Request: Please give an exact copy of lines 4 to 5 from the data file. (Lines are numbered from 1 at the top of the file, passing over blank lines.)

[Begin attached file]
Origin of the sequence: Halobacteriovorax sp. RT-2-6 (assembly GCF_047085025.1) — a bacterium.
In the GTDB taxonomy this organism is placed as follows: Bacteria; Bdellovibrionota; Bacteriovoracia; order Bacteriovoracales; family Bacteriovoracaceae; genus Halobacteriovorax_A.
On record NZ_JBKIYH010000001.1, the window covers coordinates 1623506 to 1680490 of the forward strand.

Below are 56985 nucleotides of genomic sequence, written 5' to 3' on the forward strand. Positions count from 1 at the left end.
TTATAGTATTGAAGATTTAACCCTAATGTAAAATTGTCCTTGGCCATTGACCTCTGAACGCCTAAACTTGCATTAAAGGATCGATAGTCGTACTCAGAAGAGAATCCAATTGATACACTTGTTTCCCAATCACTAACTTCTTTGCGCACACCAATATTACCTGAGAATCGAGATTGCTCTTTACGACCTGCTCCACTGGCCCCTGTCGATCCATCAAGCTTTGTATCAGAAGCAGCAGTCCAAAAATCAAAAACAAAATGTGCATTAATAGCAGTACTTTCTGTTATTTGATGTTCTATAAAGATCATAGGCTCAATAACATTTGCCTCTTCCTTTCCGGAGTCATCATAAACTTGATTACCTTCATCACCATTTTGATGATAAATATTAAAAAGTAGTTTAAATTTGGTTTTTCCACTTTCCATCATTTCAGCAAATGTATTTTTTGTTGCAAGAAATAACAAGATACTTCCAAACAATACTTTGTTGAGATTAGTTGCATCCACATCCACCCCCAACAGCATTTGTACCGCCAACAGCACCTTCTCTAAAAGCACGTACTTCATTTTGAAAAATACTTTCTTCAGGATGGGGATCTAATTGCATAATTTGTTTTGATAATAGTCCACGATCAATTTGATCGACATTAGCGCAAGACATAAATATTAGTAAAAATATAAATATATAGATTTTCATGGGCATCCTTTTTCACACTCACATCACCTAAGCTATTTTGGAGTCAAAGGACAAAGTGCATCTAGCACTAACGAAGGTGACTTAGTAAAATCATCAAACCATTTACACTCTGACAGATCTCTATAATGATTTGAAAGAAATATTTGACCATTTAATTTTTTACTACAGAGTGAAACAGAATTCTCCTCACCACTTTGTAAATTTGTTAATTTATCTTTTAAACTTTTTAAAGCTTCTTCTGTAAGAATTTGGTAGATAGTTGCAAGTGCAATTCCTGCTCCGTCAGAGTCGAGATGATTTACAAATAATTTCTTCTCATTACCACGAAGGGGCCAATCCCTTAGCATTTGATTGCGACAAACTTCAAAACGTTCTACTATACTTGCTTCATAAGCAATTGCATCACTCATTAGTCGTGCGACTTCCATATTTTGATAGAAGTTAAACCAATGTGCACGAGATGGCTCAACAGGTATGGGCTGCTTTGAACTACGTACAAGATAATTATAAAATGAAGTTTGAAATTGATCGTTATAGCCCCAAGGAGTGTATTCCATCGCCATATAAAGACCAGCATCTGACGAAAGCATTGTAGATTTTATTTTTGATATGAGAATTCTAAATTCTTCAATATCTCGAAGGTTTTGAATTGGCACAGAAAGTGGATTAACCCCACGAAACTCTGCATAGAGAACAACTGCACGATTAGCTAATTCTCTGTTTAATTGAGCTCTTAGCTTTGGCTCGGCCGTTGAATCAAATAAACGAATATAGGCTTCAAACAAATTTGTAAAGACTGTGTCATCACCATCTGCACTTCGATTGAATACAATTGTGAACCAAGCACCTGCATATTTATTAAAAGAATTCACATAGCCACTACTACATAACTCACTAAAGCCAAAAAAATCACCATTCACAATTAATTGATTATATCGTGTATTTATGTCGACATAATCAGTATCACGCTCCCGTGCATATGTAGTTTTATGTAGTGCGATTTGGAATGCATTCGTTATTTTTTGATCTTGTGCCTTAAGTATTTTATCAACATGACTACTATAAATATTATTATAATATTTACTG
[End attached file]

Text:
Below are 56985 nucleotides of genomic sequence, written 5' to 3' on the forward strand. Positions count from 1 at the left end.
TTATAGTATTGAAGATTTAACCCTAATGTAAAATTGTCCTTGGCCATTGACCTCTGAACGCCTAAACTTGCATTAAAGGATCGATAGTCGTACTCAGAAGAGAATCCAATTGATACACTTGTTTCCCAATCACTAACTTCTTTGCGCACACCAATATTACCTGAGAATCGAGATTGCTCTTTACGACCTGCTCCACTGGCCCCTGTCGATCCATCAAGCTTTGTATCAGAAGCAGCAGTCCAAAAATCAAAAACAAAATGTGCATTAATAGCAGTACTTTCTGTTATTTGATGTTCTATAAAGATCATAGGCTCAATAACATTTGCCTCTTCCTTTCCGGAGTCATCATAAACTTGATTACCTTCATCACCATTTTGATGATAAATATTAAAAAGTAGTTTAAATTTGGTTTTTCCACTTTCCATCATTTCAGCAAATGTATTTTTTGTTGCAAGAAATAACAAGATACTTCCAAACAATACTTTGTTGAGATTAGTTGCATCCACATCCACCCCCAACAGCATTTGTACCGCCAACAGCACCTTCTCTAAAAGCACGTACTTCATTTTGAAAAATACTTTCTTCAGGATGGGGATCTAATTGCATAATTTGTTTTGATAATAGTCCACGATCAATTTGATCGACATTAGCGCAAGACATAAATATTAGTAAAAATATAAATATATAGATTTTCATGGGCATCCTTTTTCACACTCACATCACCTAAGCTATTTTGGAGTCAAAGGACAAAGTGCATCTAGCACTAACGAAGGTGACTTAGTAAAATCATCAAACCATTTACACTCTGACAGATCTCTATAATGATTTGAAAGAAATATTTGACCATTTAATTTTTTACTACAGAGTGAAACAGAATTCTCCTCACCACTTTGTAAATTTGTTAATTTATCTTTTAAACTTTTTAAAGCTTCTTCTGTAAGAATTTGGTAGATAGTTGCAAGTGCAATTCCTGCTCCGTCAGAGTCGAGATGATTTACAAATAATTTCTTCTCATTACCACGAAGGGGCCAATCCCTTAGCATTTGATTGCGACAAACTTCAAAACGTTCTACTATACTTGCTTCATAAGCAATTGCATCACTCATTAGTCGTGCGACTTCCATATTTTGATAGAAGTTAAACCAATGTGCACGAGATGGCTCAACAGGTATGGGCTGCTTTGAACTACGTACAAGATAATTATAAAATGAAGTTTGAAATTGATCGTTATAGCCCCAAGGAGTGTATTCCATCGCCATATAAAGACCAGCATCTGACGAAAGCATTGTAGATTTTATTTTTGATATGAGAATTCTAAATTCTTCAATATCTCGAAGGTTTTGAATTGGCACAGAAAGTGGATTAACCCCACGAAACTCTGCATAGAGAACAACTGCACGATTAGCTAATTCTCTGTTTAATTGAGCTCTTAGCTTTGGCTCGGCCGTTGAATCAAATAAACGAATATAGGCTTCAAACAAATTTGTAAAGACTGTGTCATCACCATCTGCACTTCGATTGAATACAATTGTGAACCAAGCACCTGCATATTTATTAAAAGAATTCACATAGCCACTACTACATAACTCACTAAAGCCAAAAAAATCACCATTCACAATTAATTGATTATATCGTGTATTTATGTCGACATAATCAGTATCACGCTCCCGTGCATATGTAGTTTTATGTAGTGCGATTTGGAATGCATTCGTTATTTTTTGATCTTGTGCCTTAAGTATTTTATCAACATGACTACTATAAATATTATTATAATATTTACTG